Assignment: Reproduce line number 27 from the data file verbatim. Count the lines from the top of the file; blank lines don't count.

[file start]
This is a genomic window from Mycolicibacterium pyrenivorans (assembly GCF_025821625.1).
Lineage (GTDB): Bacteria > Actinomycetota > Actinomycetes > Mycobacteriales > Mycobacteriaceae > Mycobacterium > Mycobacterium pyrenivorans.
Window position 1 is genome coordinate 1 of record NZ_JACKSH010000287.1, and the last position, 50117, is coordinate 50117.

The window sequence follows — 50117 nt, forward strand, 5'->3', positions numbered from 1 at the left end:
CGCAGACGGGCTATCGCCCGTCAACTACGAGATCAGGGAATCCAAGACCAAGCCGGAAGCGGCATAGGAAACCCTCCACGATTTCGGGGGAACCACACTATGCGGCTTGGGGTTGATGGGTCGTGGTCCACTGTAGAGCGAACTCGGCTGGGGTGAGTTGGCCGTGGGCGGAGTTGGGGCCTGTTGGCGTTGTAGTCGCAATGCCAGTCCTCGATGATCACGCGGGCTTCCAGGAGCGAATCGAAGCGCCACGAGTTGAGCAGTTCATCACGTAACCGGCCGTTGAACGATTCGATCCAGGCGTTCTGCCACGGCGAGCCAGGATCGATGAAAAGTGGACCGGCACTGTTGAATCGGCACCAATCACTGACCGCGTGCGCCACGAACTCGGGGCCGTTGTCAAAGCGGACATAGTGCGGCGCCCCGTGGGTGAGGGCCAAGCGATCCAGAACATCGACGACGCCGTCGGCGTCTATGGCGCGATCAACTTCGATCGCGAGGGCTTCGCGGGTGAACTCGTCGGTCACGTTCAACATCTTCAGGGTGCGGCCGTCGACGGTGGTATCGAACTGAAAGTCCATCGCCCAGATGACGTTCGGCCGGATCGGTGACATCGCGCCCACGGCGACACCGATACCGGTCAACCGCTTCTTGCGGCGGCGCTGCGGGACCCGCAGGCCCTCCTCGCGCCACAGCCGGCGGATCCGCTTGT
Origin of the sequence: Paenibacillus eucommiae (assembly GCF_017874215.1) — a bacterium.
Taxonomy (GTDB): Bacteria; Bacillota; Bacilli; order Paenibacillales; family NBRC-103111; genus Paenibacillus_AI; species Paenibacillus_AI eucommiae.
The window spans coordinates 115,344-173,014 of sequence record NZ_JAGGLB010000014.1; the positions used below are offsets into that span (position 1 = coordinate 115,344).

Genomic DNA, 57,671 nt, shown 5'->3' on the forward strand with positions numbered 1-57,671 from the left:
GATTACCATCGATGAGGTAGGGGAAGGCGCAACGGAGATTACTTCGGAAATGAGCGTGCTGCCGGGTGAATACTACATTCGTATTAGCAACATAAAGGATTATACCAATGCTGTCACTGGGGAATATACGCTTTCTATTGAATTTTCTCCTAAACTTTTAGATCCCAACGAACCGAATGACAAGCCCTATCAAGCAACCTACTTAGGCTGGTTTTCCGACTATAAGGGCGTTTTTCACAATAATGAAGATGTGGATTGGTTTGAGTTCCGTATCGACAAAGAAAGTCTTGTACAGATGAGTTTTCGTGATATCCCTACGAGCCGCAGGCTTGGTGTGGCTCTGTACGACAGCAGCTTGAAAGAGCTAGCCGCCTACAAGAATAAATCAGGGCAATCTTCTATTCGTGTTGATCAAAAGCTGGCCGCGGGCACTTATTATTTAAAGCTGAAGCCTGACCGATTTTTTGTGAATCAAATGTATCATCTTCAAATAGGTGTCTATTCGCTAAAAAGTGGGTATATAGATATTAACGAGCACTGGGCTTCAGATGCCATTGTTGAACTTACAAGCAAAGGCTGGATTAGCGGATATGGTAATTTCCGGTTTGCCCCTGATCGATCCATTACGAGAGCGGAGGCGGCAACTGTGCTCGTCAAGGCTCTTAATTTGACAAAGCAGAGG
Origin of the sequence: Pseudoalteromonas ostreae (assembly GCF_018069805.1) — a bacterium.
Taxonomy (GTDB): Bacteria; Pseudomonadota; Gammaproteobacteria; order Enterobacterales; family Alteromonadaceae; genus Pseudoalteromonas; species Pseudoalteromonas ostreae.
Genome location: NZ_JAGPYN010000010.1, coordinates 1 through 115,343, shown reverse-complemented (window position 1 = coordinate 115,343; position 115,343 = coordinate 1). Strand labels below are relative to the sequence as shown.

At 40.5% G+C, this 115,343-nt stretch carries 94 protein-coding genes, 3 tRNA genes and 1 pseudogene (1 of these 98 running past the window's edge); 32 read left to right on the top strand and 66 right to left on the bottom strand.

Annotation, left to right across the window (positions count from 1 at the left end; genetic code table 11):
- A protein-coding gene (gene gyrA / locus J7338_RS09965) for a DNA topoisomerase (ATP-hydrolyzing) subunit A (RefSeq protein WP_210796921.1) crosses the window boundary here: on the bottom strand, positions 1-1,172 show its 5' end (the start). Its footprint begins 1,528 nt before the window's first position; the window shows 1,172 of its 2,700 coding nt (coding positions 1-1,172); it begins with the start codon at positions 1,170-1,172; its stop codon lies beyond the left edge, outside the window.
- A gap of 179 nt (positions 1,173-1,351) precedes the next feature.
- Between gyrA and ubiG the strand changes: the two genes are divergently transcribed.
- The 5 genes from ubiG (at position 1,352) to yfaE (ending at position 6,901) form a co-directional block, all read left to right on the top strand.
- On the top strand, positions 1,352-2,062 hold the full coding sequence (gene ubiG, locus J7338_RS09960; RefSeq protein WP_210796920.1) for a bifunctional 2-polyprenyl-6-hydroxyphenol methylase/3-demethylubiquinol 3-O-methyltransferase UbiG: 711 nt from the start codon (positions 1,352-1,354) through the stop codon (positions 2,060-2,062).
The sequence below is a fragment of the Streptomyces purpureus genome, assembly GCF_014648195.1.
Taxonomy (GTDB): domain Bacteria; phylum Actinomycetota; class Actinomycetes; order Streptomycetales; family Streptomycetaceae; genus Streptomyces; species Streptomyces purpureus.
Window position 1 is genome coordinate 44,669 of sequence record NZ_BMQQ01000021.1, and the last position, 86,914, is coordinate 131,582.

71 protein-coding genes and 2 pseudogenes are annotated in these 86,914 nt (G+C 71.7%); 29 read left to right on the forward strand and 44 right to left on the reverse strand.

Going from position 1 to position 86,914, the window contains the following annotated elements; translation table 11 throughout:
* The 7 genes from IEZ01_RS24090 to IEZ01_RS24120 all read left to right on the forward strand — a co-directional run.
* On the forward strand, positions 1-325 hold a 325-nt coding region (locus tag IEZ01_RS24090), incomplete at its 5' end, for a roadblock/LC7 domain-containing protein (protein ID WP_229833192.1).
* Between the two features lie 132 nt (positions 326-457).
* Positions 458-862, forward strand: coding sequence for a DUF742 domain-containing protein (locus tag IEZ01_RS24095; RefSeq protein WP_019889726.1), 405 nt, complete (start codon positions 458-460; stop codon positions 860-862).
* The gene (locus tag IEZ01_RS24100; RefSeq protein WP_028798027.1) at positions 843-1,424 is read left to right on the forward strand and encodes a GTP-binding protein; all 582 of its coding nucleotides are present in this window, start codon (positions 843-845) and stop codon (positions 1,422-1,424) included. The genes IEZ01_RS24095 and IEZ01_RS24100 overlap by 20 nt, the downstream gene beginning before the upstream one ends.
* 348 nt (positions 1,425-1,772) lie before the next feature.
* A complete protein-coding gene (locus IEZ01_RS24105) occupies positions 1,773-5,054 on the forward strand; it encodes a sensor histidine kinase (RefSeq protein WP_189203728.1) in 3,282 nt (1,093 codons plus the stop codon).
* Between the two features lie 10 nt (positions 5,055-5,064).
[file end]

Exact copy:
* On the forward strand, positions 1-325 hold a 325-nt coding region (locus tag IEZ01_RS24090), incomplete at its 5' end, for a roadblock/LC7 domain-containing protein (protein ID WP_229833192.1).